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Are European Jewish leaders becoming more liberal towards intermarriage and conversion?
It is true that 85% of the respondents to the Joint Distribution Committee’s survey of European Jewish leaders felt that it was not a good idea to strongly oppose intermarriage and bar intermarried Jews and their spouses from communal membership–which is currently the official policy of Chief Rabbinates throughout Europe. At the minimum, this is an indication that Jewish leaders are chafing at the constraints set by their countries’ rabbinical monopolies.
But these same leaders also felt increased intermarriage was the greatest threat to Jewish life (64% thought so), more so than alienation of Jews from Jewish community life (50%), declining number of Jews (41%), antisemitism (23%) and a host of other potential problems. This would suggest European Jewish leaders still have a rather negative view of intermarriage.
I also might ask: Is it possible that many of those intermarried people who European Jewish leaders would sort-of welcome are alienated from a community that sees their lifestyle choices as a “threat”? Might the declining number of Jews have something to do with European Jewish communities’ harsh approach to intermarriage?
Their attitudes on other issues relating to intermarriage and conversion are more ambivalent than early press suggested: half (48%) felt that communities should allow individual rabbis and the denominations they represent to determine their own policies on intermarriage, while half (52%) felt that there should be a communal policy on intermarriage. Most (60%) were against having community-sanctioned interfaith weddings. The leaders’ ambivalence is probably best encapsulated by the 54% who agreed with the statement that communal policy on intermarriage should be to “tolerate decisions to intermarry, but refuse to sanction by performing a Jewish wedding ceremony.”
While it appears that the leaders are more ambivalent about intermarriage than originally reported, they–especially those who are not Orthodox–are much more liberal towards conversion than their communities’ official policies would have you believe. Sixty-nine percent felt their community “should accept non-Orthodox conversions and recognize those converts who define themselves as living a committed Jewish life.” This number jumps to 82% for Reform/Liberal/Progressive Jews and secular Jews and 84% for Masorti/Conservative Jews. On the other hand, only 40% of Orthodox or Modern Orthodox agreed with the statement.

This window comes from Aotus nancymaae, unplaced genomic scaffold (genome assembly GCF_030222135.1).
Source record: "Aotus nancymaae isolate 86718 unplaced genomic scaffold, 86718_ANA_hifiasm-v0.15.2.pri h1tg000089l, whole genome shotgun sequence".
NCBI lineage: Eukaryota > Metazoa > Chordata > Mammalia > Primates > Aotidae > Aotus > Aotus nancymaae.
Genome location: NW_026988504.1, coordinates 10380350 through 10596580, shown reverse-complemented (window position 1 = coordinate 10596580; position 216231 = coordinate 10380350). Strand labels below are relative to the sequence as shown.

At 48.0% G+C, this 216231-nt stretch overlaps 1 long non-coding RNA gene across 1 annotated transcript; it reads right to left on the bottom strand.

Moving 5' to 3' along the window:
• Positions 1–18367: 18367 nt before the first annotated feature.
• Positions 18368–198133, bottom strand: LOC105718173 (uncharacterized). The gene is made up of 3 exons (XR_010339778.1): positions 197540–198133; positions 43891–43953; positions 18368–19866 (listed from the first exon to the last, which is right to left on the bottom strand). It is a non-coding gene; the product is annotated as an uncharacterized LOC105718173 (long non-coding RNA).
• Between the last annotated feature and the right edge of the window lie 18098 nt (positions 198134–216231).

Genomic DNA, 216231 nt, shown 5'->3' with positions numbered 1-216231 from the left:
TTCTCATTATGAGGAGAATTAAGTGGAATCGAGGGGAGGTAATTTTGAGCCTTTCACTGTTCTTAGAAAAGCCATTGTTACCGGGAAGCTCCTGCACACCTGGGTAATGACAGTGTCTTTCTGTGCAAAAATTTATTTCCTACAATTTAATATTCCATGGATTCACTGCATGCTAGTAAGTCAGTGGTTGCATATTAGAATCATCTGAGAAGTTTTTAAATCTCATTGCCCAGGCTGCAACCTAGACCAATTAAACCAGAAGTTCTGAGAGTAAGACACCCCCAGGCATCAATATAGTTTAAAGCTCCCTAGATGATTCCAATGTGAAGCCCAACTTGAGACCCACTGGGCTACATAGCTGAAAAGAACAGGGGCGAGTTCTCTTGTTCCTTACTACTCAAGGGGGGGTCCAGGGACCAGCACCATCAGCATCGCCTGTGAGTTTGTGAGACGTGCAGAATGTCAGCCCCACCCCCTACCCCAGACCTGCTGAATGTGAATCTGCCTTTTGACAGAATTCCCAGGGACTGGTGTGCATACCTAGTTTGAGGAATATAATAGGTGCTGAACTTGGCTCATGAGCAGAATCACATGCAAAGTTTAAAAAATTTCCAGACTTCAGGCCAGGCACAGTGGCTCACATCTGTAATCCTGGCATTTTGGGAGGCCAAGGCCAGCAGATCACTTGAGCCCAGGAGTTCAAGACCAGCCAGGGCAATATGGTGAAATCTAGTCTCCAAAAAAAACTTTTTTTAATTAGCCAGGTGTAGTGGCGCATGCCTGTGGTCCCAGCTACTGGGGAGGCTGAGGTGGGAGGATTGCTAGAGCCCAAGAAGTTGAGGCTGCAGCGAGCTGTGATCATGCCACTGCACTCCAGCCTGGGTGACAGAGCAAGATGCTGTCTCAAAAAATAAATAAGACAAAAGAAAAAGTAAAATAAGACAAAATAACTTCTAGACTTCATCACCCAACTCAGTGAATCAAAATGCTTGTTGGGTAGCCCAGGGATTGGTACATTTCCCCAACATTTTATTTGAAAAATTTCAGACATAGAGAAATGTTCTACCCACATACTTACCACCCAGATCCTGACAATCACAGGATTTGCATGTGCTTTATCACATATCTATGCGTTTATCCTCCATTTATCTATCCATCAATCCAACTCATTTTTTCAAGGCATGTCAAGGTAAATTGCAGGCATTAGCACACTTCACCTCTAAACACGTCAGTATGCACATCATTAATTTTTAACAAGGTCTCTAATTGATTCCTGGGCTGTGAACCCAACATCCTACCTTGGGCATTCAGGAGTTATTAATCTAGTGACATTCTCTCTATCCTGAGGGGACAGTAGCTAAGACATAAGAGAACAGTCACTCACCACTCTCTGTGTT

This points to what may be a larger issue, one that seems to be present in any community that has an official Jewish leadership (Israel is the most notable example): tensions between the denominations. Almost all of the survey respondents reported tensions between the denominations in their community; thirty-seven percent felt that intermarriage and issues of Jewish status were a source of “great tension.” A battle seems to be brewing for leadership–both symbolic and actual–of European Jewish communities. Intermarriage is just one of its fronts.
So back to the original question: are European Jewish leaders really becoming more liberal towards intermarriage and conversion? The answer is yes and no. Yes, European Jewish leaders across the spectrum are more liberal towards intermarriage and conversion than many of their communities’ official policies, but those leaders–most of whom hail from non-Orthodox movements–often have no say over communal policies. As in Israel, as long as a cabal of traditional rabbis are in charge, policies will be set by the Orthodox minority rather than the progressive-secular majority.
At the minimum, though, the simple fact that this report exists and has been publicized will help push the traditional leadership of Europe’s Jewish communities to consider reforming their strict policies.
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